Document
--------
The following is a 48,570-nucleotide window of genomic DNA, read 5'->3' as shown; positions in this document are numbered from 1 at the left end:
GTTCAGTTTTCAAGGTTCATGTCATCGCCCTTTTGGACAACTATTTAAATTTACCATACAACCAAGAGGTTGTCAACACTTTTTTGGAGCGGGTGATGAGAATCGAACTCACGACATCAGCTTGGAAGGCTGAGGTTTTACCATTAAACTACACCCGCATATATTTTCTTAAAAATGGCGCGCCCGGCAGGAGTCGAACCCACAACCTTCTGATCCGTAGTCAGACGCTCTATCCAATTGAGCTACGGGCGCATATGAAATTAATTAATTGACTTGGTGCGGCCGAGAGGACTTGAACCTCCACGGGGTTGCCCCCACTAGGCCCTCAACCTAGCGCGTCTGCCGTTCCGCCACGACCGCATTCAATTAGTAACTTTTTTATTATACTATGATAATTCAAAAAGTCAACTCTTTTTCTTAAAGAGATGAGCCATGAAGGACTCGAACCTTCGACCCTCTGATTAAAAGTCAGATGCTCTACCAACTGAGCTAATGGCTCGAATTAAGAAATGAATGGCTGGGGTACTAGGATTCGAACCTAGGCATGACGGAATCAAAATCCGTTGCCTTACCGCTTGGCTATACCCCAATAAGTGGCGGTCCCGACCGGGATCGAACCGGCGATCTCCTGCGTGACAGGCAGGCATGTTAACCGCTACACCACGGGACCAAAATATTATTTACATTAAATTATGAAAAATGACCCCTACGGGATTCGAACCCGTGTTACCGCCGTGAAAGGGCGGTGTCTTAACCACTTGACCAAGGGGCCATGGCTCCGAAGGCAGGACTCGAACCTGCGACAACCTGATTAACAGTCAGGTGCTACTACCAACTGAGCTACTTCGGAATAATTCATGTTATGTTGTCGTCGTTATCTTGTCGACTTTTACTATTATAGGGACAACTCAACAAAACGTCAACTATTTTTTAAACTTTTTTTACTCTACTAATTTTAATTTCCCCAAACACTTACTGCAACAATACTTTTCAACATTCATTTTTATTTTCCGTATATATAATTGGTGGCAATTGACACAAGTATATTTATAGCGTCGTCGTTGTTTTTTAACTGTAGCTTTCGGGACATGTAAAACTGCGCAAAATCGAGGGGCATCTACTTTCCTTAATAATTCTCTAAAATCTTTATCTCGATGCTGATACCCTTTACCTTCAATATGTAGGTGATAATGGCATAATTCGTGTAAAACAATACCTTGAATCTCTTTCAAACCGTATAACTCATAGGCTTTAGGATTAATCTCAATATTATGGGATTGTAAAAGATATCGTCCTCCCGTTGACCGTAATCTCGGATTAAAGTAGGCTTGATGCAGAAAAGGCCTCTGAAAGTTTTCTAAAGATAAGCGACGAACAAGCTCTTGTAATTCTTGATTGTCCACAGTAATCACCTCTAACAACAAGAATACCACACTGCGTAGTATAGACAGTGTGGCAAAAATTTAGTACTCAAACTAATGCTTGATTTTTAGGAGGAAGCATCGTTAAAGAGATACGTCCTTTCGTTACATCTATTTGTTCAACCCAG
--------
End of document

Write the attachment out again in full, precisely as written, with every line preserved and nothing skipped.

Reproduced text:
The following is a 48,570-nucleotide window of genomic DNA, read 5'->3' as shown; positions in this document are numbered from 1 at the left end:
GTTCAGTTTTCAAGGTTCATGTCATCGCCCTTTTGGACAACTATTTAAATTTACCATACAACCAAGAGGTTGTCAACACTTTTTTGGAGCGGGTGATGAGAATCGAACTCACGACATCAGCTTGGAAGGCTGAGGTTTTACCATTAAACTACACCCGCATATATTTTCTTAAAAATGGCGCGCCCGGCAGGAGTCGAACCCACAACCTTCTGATCCGTAGTCAGACGCTCTATCCAATTGAGCTACGGGCGCATATGAAATTAATTAATTGACTTGGTGCGGCCGAGAGGACTTGAACCTCCACGGGGTTGCCCCCACTAGGCCCTCAACCTAGCGCGTCTGCCGTTCCGCCACGACCGCATTCAATTAGTAACTTTTTTATTATACTATGATAATTCAAAAAGTCAACTCTTTTTCTTAAAGAGATGAGCCATGAAGGACTCGAACCTTCGACCCTCTGATTAAAAGTCAGATGCTCTACCAACTGAGCTAATGGCTCGAATTAAGAAATGAATGGCTGGGGTACTAGGATTCGAACCTAGGCATGACGGAATCAAAATCCGTTGCCTTACCGCTTGGCTATACCCCAATAAGTGGCGGTCCCGACCGGGATCGAACCGGCGATCTCCTGCGTGACAGGCAGGCATGTTAACCGCTACACCACGGGACCAAAATATTATTTACATTAAATTATGAAAAATGACCCCTACGGGATTCGAACCCGTGTTACCGCCGTGAAAGGGCGGTGTCTTAACCACTTGACCAAGGGGCCATGGCTCCGAAGGCAGGACTCGAACCTGCGACAACCTGATTAACAGTCAGGTGCTACTACCAACTGAGCTACTTCGGAATAATTCATGTTATGTTGTCGTCGTTATCTTGTCGACTTTTACTATTATAGGGACAACTCAACAAAACGTCAACTATTTTTTAAACTTTTTTTACTCTACTAATTTTAATTTCCCCAAACACTTACTGCAACAATACTTTTCAACATTCATTTTTATTTTCCGTATATATAATTGGTGGCAATTGACACAAGTATATTTATAGCGTCGTCGTTGTTTTTTAACTGTAGCTTTCGGGACATGTAAAACTGCGCAAAATCGAGGGGCATCTACTTTCCTTAATAATTCTCTAAAATCTTTATCTCGATGCTGATACCCTTTACCTTCAATATGTAGGTGATAATGGCATAATTCGTGTAAAACAATACCTTGAATCTCTTTCAAACCGTATAACTCATAGGCTTTAGGATTAATCTCAATATTATGGGATTGTAAAAGATATCGTCCTCCCGTTGACCGTAATCTCGGATTAAAGTAGGCTTGATGCAGAAAAGGCCTCTGAAAGTTTTCTAAAGATAAGCGACGAACAAGCTCTTGTAATTCTTGATTGTCCACAGTAATCACCTCTAACAACAAGAATACCACACTGCGTAGTATAGACAGTGTGGCAAAAATTTAGTACTCAAACTAATGCTTGATTTTTAGGAGGAAGCATCGTTAAAGAGATACGTCCTTTCGTTACATCTATTTGTTCAACCCAG